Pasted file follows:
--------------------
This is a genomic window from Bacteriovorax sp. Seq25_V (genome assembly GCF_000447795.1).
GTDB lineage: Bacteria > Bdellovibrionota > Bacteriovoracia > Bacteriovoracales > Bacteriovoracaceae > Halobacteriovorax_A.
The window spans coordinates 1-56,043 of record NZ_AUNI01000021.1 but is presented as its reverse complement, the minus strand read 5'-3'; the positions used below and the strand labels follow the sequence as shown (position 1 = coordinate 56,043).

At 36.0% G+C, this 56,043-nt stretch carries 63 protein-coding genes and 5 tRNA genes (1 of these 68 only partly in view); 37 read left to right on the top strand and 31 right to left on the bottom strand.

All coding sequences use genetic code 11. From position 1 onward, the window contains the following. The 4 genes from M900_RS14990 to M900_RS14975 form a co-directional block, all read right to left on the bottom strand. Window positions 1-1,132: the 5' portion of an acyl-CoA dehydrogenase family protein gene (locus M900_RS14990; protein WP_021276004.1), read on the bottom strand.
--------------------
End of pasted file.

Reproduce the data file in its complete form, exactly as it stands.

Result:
This is a genomic window from Bacteriovorax sp. Seq25_V (genome assembly GCF_000447795.1).
GTDB lineage: Bacteria > Bdellovibrionota > Bacteriovoracia > Bacteriovoracales > Bacteriovoracaceae > Halobacteriovorax_A.
The window spans coordinates 1-56,043 of record NZ_AUNI01000021.1 but is presented as its reverse complement, the minus strand read 5'-3'; the positions used below and the strand labels follow the sequence as shown (position 1 = coordinate 56,043).

At 36.0% G+C, this 56,043-nt stretch carries 63 protein-coding genes and 5 tRNA genes (1 of these 68 only partly in view); 37 read left to right on the top strand and 31 right to left on the bottom strand.

All coding sequences use genetic code 11. From position 1 onward, the window contains the following. The 4 genes from M900_RS14990 to M900_RS14975 form a co-directional block, all read right to left on the bottom strand. Window positions 1-1,132: the 5' portion of an acyl-CoA dehydrogenase family protein gene (locus M900_RS14990; protein WP_021276004.1), read on the bottom strand.